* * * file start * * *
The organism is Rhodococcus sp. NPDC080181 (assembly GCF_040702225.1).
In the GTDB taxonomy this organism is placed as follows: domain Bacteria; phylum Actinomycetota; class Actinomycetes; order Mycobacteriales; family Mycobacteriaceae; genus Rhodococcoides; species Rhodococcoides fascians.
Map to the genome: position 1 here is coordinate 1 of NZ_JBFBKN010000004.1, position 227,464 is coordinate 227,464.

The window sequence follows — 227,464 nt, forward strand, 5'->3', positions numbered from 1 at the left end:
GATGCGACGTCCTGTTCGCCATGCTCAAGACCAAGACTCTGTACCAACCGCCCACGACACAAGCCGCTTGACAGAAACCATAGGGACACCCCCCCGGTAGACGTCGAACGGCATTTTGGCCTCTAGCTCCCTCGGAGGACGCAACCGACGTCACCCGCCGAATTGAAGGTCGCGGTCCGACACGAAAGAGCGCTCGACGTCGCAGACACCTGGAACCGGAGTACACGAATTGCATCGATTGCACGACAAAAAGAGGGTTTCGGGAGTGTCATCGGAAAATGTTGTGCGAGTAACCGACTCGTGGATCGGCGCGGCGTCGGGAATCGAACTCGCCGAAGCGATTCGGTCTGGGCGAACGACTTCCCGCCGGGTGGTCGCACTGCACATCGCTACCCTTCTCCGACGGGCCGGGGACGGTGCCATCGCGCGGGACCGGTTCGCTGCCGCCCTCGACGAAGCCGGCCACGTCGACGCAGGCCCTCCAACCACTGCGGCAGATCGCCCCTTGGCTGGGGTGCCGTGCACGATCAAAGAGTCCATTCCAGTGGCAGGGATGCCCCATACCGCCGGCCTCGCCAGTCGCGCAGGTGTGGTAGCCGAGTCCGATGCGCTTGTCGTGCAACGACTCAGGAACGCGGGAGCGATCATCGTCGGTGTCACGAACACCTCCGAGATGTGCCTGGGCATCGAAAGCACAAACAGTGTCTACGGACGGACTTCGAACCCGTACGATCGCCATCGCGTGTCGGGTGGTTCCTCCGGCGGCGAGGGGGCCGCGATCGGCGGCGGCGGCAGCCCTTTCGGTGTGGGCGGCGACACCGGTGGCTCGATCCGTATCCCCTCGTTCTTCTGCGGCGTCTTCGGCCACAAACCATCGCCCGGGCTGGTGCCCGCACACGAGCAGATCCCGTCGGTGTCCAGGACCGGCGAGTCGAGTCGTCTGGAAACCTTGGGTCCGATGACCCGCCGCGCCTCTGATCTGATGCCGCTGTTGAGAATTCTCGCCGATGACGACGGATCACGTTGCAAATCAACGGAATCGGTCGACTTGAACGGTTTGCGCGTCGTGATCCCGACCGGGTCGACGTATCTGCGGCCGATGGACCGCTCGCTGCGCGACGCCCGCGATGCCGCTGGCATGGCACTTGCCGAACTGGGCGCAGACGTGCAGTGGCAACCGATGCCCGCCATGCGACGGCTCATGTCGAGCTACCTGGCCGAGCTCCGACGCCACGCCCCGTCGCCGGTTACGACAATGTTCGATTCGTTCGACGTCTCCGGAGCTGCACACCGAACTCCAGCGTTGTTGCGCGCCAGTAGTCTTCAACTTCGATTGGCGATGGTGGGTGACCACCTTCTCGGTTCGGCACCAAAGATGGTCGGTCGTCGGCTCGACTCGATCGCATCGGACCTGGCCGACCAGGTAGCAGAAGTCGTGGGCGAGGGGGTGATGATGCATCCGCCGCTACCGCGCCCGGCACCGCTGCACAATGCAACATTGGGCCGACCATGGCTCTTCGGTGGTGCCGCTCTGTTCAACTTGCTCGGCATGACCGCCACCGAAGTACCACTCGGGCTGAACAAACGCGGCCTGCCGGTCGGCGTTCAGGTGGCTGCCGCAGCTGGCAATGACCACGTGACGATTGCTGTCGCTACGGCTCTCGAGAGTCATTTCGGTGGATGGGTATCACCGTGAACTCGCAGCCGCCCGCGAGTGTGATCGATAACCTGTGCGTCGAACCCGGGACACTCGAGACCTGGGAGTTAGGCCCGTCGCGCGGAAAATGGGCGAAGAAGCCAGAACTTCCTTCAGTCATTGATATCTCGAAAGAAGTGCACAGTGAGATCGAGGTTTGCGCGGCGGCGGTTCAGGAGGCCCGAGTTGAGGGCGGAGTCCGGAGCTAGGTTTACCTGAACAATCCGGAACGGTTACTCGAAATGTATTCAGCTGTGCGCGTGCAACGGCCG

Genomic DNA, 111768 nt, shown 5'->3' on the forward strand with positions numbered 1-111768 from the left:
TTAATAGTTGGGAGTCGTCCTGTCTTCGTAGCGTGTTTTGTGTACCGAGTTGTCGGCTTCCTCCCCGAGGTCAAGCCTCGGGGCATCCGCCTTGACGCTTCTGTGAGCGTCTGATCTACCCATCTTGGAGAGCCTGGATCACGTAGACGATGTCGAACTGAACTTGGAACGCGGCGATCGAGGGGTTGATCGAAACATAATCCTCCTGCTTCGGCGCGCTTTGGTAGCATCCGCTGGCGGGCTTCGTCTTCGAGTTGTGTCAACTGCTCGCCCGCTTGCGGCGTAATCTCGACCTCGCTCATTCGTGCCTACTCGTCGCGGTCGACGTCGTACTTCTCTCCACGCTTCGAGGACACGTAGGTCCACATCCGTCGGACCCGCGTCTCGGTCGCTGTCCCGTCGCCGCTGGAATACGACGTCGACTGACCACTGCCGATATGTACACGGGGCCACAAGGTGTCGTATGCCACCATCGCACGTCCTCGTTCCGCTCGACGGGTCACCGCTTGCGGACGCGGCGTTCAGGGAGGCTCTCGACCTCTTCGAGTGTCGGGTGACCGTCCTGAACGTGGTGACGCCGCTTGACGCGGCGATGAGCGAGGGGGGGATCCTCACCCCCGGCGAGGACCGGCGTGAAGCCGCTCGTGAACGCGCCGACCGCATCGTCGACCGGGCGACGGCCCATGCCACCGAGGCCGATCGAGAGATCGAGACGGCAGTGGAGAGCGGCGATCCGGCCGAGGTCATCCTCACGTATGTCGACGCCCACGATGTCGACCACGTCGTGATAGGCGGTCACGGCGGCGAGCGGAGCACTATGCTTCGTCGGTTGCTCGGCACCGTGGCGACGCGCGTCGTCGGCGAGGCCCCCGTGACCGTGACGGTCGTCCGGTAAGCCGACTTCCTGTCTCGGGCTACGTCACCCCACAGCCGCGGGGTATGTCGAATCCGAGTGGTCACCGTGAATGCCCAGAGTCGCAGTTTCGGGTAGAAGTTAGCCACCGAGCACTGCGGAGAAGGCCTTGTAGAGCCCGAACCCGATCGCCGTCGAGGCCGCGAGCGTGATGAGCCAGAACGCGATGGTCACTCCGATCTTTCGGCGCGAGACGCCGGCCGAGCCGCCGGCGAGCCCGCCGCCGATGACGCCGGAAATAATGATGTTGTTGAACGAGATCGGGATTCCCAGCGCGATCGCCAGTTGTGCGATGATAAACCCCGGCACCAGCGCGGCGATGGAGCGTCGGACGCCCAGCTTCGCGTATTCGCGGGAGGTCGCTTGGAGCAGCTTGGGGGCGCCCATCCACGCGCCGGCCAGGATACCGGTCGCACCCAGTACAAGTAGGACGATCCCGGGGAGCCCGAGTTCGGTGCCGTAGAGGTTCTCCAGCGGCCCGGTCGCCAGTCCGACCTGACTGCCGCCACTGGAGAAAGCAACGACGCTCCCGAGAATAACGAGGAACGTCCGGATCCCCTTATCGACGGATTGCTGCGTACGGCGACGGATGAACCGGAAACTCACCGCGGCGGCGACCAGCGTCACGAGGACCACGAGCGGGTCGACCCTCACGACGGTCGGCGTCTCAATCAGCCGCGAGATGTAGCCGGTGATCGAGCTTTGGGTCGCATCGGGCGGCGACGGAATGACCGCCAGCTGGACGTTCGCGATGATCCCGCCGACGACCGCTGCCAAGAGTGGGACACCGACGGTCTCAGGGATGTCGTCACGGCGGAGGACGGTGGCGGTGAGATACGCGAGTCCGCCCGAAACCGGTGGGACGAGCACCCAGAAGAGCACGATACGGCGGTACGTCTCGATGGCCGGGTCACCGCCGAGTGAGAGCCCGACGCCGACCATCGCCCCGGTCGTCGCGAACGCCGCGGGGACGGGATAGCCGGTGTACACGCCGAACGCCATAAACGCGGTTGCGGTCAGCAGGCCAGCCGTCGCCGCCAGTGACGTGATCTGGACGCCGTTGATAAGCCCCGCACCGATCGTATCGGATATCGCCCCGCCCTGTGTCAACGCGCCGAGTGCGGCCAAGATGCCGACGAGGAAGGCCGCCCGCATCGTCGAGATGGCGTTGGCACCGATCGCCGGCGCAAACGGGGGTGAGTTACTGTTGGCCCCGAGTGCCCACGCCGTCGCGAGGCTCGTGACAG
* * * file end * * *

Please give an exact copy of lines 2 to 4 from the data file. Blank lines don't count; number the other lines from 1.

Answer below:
In the GTDB taxonomy this organism is placed as follows: domain Bacteria; phylum Actinomycetota; class Actinomycetes; order Mycobacteriales; family Mycobacteriaceae; genus Rhodococcoides; species Rhodococcoides fascians.
Map to the genome: position 1 here is coordinate 1 of NZ_JBFBKN010000004.1, position 227,464 is coordinate 227,464.

The window sequence follows — 227,464 nt, forward strand, 5'->3', positions numbered from 1 at the left end: